Azure Virtual Machine Images for Visual Studio
Over the last year we have been constantly expanding our Visual Studio image offerings for the Microsoft Azure virtual machine gallery. The images have proven to be very popular not only for evaluating new Visual Studio releases but also for using them as developer environments in the cloud. In this post we’ll walk you through all the images that are available for MSDN and non-MSDN subscribers and what each of them is best suited for.
Visual Studio images available in the public Azure virtual machine gallery
Let’s look at what is available to every Azure customer first. As of November 12th 2014 we offer the following Visual Studio images to all Azure subscribers:
- Visual Studio Ultimate 2015 Preview
- Visual Studio Community 2013
- Team Foundation Server 2013 Update 4 Trial
- Visual Studio Community 2013 with Tools for Apache Cordova CTP 3.0 on Windows Server 2012 R2
- Visual Studio Ultimate 2015 Preview with Cross Platform Tooling Support using C++ and Apache Cordova on Windows Server 2012 R2
Notice that all public Visual Studio images are based on Windows Server SKUs. Due to licensing restrictions we currently offer images of released versions of Windows clients as well as a Windows 10 Technical Preview for Enterprises to MSDN subscribers only. Let’s look a bit closer at each publicly available image.
The Visual Studio Ultimate 2015 Preview image is a great way to explore and evaluate all the new features of Visual Studio 2015 without needing to download the bits and install them on one of your machines. You can have a Visual Studio Ultimate 2015 Preview environment up and running in minutes. In addition to Visual Studio, we also added the latest Azure SDK 2.5 so you can test out the new SDK features that are only available on Visual Studio 2015, such as Enterprise SSO and Code Analysis for Azure. You can find more information in the Azure SDK 2.5 blog post.
The Visual Studio Community 2013 image contains the released version of Visual Studio Community 2013. This is a new free offering of Visual Studio that supports all project types and extensibility in a single powerful IDE. This image is a great way to try out this new edition of Visual Studio, particularly for validating that any extensions you produce work as expected. This also gives you a quick way around the fact that Community edition cannot be installed on a machine that already has a higher level edition installed (explanation here). You can learn more about Visual Studio Community here.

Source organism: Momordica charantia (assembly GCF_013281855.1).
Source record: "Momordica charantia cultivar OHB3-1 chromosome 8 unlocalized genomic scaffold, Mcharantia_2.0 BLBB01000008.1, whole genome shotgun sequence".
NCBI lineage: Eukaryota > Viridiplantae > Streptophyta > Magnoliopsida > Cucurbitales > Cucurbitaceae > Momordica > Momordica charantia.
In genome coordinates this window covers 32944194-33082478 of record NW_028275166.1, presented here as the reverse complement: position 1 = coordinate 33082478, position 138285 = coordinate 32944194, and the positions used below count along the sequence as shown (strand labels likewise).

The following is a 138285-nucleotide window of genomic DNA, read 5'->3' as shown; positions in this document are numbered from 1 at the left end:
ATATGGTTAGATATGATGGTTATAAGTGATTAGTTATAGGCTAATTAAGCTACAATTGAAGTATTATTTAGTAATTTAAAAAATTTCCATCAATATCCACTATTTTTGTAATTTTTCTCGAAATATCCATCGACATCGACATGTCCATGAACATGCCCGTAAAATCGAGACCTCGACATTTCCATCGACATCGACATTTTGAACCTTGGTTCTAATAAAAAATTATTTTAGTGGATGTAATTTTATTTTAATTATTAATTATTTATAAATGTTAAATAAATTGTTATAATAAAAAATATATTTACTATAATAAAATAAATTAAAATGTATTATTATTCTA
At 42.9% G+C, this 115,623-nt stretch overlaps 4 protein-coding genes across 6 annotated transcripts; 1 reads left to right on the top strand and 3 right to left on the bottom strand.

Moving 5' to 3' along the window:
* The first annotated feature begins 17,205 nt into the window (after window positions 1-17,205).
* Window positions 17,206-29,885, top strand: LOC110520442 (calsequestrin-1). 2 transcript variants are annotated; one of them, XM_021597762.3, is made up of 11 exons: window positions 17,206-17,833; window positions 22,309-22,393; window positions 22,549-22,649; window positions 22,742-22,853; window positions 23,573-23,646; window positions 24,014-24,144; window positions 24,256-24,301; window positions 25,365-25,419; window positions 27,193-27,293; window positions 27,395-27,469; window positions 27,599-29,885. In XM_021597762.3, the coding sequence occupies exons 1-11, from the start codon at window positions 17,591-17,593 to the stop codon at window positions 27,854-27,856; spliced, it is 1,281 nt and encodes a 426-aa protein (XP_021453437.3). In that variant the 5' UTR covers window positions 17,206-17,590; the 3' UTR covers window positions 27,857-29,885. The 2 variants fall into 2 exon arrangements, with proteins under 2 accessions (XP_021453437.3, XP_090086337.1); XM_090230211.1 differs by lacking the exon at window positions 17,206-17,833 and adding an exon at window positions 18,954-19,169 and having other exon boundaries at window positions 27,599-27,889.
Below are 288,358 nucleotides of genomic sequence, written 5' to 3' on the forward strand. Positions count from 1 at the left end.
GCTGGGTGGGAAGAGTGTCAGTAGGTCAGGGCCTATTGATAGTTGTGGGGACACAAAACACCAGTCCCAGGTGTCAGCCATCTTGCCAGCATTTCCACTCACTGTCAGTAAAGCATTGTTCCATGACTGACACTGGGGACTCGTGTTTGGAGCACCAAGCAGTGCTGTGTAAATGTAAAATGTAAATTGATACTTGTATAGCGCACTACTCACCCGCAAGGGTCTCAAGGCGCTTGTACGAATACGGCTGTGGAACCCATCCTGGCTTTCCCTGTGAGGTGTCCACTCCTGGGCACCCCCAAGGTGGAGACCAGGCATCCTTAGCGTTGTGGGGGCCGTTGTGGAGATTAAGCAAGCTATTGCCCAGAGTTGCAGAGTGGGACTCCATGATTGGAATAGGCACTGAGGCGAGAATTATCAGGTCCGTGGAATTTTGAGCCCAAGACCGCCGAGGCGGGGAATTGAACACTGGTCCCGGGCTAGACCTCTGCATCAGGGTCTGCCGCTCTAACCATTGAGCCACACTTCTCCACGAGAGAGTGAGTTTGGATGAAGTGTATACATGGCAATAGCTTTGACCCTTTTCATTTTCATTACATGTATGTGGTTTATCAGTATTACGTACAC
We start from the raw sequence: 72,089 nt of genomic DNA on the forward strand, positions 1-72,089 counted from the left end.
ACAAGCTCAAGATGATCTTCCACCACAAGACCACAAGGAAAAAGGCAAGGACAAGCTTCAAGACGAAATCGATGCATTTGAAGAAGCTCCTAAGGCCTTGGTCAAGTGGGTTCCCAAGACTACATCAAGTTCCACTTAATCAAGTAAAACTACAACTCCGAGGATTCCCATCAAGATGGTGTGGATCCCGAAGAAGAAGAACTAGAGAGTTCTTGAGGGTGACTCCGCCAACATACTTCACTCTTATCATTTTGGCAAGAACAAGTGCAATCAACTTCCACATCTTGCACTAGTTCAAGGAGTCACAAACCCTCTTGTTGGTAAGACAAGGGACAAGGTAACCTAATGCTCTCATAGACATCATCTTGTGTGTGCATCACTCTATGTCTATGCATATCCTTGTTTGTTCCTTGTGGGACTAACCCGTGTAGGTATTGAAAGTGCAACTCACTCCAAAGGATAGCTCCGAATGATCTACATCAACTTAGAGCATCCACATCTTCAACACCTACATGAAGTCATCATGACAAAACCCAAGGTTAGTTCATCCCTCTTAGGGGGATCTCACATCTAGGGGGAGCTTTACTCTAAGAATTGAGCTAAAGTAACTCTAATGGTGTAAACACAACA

The Team Foundation Server 2013 Update 4 Trial offers a great way to familiarize yourself with Team Foundation Server, test it out, or even use it for your production projects if you have a full TFS license and product key. This image includes a complete installation of Team Foundation Server 2013. Some Team Foundation Server 2013 components require additional setup and configuration. You can set up SQL Server using SQL Server Express included in this image or connect to a pre-existing SQL Server. Virtual Machines created with this image will require a product key for Team Foundation Server 2013.
Creating Visual Studio virtual machine images
Now that we talked about each publicly available Visual Studio image let’s have a brief look how to create a virtual machine using the Azure Portal. For this quick exercise we use the Visual Studio Ultimate 2015 Preview, but the steps apply to any other image. It’s also worth pointing out that you can create virtual machines from PowerShell and Visual Studio as well. In case you haven’t noticed, Azure also offers a new portal experience in preview now. You can access the preview portal with the same credentials that you use for the Azure portal by going to https://portal.azure.com/.
For the purpose of this blog post we’ll use the Azure portal available at https://manage.windowsazure.com. Once you sign in, go to the New section in the lower left corner of the portal. Choose Compute and Virtual Machine. This will take you to the first step of the Create a Virtual Machine wizard shown below.